Lesotho continues to witness some amazing strides in sustainable energy. These forces have formed new energy distribution channels and have led to improved community economic health. As a small country, it has been easy to enact some changes in the energy systems.
Over 4 million people die prematurely every year from illness attributable to household air pollution, from cooking on open fire. This represents more than AIDS and Malaria combined!
Lesotho has for a very long time relied heavily on cooking on open fire which has undeniably proven risky. Even worse, for women and children who are traditionally bound to spend more time in the household tending to domestic chores like cooking, this means they end up being disproportionately affected by this issue.
Sustainable energy projects have played a huge role in combating similar cases by introducing energy efficient stoves. A vivid example is that of African Clean Energy (ACE).
ACE focuses on enabling everybody in the world to have better and easier access to energy. ACE achieves this by manufacturing and distributing the ACE 1 Ultra Clean Biomass Energy System. This is a multi-functional cook stove that helps users with their energy needs, from cooking to mobile charging through a USB port.
This is a huge milestone particularly in the rural areas where ACE has received positive feedback. Worth celebrating is the fact that The ACE 1 Energy System is manufactured and distributed across the world from Maseru, Lesotho.
By providing alternatives to the usage of biomass fuels, the ACE 1 helps protect the environment from deforestation. Not only does the ACE 1 reduce fuel use between 50-70%, but it also opens the possibility of burning alternative biomass fuels, apart from the commonly used wood and charcoal.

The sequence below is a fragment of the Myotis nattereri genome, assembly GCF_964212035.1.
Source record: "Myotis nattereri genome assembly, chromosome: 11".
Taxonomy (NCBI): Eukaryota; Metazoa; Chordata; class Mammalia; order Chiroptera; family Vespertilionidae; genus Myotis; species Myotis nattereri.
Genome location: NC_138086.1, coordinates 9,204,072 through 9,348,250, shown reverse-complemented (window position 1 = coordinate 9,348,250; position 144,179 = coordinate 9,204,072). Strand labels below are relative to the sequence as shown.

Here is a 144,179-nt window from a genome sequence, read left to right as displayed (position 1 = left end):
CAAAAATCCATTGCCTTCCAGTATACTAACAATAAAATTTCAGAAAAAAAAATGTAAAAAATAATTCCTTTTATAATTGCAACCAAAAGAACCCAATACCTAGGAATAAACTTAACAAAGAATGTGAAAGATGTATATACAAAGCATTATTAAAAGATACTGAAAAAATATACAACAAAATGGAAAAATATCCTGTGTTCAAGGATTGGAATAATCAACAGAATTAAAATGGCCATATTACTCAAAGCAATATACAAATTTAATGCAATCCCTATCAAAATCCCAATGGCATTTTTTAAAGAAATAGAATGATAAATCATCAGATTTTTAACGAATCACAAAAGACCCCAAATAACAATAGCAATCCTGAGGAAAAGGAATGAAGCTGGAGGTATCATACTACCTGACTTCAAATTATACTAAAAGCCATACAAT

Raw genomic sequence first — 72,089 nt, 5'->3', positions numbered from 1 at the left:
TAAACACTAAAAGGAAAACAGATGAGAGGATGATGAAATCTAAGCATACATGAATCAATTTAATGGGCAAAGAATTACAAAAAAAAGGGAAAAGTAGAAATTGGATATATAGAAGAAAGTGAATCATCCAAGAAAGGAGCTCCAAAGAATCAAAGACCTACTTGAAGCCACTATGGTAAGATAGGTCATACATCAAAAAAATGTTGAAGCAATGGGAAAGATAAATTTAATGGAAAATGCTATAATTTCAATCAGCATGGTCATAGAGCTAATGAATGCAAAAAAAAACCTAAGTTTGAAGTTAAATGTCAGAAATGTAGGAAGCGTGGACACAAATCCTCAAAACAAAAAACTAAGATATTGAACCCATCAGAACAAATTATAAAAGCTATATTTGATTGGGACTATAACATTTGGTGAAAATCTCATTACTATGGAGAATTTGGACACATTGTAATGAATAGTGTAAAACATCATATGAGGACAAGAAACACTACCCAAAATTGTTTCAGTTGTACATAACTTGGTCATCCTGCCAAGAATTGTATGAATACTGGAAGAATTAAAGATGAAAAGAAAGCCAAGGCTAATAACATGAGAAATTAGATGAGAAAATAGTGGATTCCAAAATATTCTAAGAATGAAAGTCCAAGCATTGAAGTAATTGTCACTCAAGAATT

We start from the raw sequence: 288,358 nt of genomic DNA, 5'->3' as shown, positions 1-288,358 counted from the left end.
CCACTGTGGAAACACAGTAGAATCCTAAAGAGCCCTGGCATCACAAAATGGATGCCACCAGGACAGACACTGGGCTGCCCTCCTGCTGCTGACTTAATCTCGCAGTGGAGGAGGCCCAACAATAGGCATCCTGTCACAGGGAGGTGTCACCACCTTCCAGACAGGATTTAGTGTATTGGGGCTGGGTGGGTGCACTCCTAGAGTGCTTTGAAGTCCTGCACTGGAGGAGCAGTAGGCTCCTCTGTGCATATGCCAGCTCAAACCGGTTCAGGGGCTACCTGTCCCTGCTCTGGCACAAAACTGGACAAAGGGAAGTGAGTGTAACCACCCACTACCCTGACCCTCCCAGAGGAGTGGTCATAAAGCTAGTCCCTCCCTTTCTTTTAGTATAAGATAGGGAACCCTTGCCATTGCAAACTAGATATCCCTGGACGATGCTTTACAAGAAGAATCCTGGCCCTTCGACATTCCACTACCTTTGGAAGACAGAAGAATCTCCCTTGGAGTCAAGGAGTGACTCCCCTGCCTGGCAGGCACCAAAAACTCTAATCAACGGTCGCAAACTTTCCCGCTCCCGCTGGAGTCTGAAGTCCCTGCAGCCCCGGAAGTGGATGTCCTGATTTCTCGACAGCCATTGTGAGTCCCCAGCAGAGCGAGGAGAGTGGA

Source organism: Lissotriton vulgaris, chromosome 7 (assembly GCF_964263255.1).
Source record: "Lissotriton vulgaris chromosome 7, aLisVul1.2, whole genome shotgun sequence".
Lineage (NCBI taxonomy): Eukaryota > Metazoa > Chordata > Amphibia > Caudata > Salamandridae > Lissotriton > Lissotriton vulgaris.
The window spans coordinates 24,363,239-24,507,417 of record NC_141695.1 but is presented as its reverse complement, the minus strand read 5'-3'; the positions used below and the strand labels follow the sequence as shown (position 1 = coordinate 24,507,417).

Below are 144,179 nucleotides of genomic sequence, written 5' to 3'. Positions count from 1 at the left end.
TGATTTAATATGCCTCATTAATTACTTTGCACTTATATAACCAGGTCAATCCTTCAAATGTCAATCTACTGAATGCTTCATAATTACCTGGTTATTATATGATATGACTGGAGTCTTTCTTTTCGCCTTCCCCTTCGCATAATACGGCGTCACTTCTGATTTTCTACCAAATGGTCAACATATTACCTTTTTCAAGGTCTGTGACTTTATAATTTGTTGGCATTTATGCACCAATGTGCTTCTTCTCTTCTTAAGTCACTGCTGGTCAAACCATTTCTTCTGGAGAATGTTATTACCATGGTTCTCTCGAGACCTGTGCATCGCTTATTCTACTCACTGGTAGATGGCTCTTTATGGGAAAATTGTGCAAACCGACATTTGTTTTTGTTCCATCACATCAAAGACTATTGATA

Users can cook a meal using just crop waste, a handful of sticks or dried cow dung. This helps them save not only money, but also time spent every day searching for fuel for heating or cooking.
Most importantly, The ACE 1 burns without smoke, thus eliminating the toxic carbon emissions that are released in the atmosphere and are detrimental to the environment.
Switching to sustainable energy has also helped develop a lot of areas in Lesotho. With some projects hinging heavily on skills transfer and educating citizens to becoming artisans.
One such project is the Renewable Energy Based Rural Electrification Project where UNDP partnered with the government of Lesotho to provide affordable electricity to remote villages having no access to the main electricity grid.
The GEF funded project of installing solar panels light was a major success with 65 off-the-grid villages in Lesotho benefiting from the installation of solar panels to access electricity.
Even better, local artisans in these rural areas were trained to install, maintain and repair the solar PV systems to ensure continuity. In the end, about 30 000 people benefited from this sustainable energy project.
At the core of sustainable energy in Lesotho is the Lesotho highlands Water Project (LHWP). LHWP is the largest bi-national infrastructure project between Lesotho and South-Africa.
It involves the construction of intricate network of tunnels and dams to divert water from the mountains of Lesotho to South-Africa. With that came a number of hydroelectric power stations in Lesotho.
The project has heavily improved the economic state of Lesotho. It has provided water for South-Africa and money and hydroelectricity for Lesotho. As a multi-billion labour intensive project that spans many years, it has created jobs for thousands of Basotho.
With the proliferation of large dams in various districts in Lesotho, citizens continue to enjoy spoils of clean air and improved climate conditions, making agricultural practices and the way we use land to produce food more sustainable. There’s also been an increase in fish farming at a large scale which has become a commercial success.
Additionally, the construction of dams together with the hydropower component has translated into a lucrative tourism business attracting the global market.
The words of the UN Secretary General, António Guterres, are also true for us in Lesotho: “The sustainability train has left the station.”
Lesotho already has the much needed momentum of realizing the 1.5°C goal set in the Paris Agreement without relying on technology to combat global warming. Moving away from fossil fuels and investing in sustainable energy, Lesotho is not only doing what is right for the climate, but also making a smart investment.